A cloud of discontent and frustration descended upon the conference as it neared its end. Earlier, several non-nuclear-weapon states (NNWS) had protested that their proposals were largely ignored in successive drafts of the outcome document, while most concerns of NWS were accommodated. As states stepped forward to announce their intention to support the outcome document, most also lamented its lack of ambition, expressed disappointment at the weakness of the commitments, and acknowledged that they were signing on mainly to preserve the NPT regime.


The ongoing conflict in Ukraine dogged attempts to reach consensus. Most pertinent was the situation at the Zaporizhzya nuclear power plant, the object of active military activity and the subject of conflicting accounts – most of which placed primary or full responsibility on Russia.

Ukraine, with support from many delegations, wanted a clear acknowledgement that Russia was the chief instigator of this nuclear safety and security crisis. However, everyone was certain that Russia would oppose any direct reference to its alleged responsibility, and no such reference appeared in the outcome document.

According to one account, Russia ultimately objected to a reference in the final draft to Ukraine’s “internationally recognized borders,” found in a single paragraph on restoring the safety and security of the nuclear facilities in question. But these “internationally recognized borders” were non-negotiable for Ukraine, which would have predictably blocked consensus if the reference had been deleted. In the end, the words remained in the draft and Russia blocked consensus, with Russian delegates arguing that the crisis involving Ukraine’s nuclear facilities had become a hostage to politics.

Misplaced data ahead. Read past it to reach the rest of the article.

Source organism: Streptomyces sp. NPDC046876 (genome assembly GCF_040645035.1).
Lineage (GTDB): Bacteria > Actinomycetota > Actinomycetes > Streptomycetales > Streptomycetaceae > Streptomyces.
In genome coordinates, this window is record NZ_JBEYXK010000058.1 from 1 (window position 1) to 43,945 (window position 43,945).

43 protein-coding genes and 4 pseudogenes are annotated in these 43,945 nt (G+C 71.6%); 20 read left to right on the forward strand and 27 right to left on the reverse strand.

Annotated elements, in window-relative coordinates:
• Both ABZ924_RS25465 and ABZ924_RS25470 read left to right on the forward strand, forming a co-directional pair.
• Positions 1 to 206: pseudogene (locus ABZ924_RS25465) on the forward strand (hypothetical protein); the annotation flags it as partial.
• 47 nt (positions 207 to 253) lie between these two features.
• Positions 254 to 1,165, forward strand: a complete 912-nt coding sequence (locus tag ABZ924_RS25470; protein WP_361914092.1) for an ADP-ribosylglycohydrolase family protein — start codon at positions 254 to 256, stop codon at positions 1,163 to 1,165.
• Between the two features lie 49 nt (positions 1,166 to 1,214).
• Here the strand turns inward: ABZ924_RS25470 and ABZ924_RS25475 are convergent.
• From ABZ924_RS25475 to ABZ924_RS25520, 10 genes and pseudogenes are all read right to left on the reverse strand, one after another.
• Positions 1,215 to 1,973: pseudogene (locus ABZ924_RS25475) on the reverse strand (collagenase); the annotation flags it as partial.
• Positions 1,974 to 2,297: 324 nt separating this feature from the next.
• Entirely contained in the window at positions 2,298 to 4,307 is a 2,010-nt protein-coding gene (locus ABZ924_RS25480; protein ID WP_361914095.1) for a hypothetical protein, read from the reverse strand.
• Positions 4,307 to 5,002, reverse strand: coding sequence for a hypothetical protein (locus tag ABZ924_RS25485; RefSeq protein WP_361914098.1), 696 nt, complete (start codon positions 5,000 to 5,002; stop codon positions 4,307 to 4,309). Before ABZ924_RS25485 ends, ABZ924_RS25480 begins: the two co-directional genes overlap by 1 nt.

Russia’s response raises a valid question: Does commenting on Ukraine’s borders – rather than strictly on the need for safety and security at nuclear facilities – fall within the mandate and scope of the NPT? Few issues are as inherently political as national borders and territorial integrity, both at the heart of the ongoing conflict in Ukraine.


Russia blocked consensus because the text crossed one of its “red lines.” All other nuclear-armed states party to the NPT were ready to do the same if one of their red lines were crossed. This they made clear, repeatedly, at the Plenary, Main Committees, and Subsidiary Bodies. Somehow, they were more successful than Russia in keeping anything they couldn’t live with out of the draft outcome document.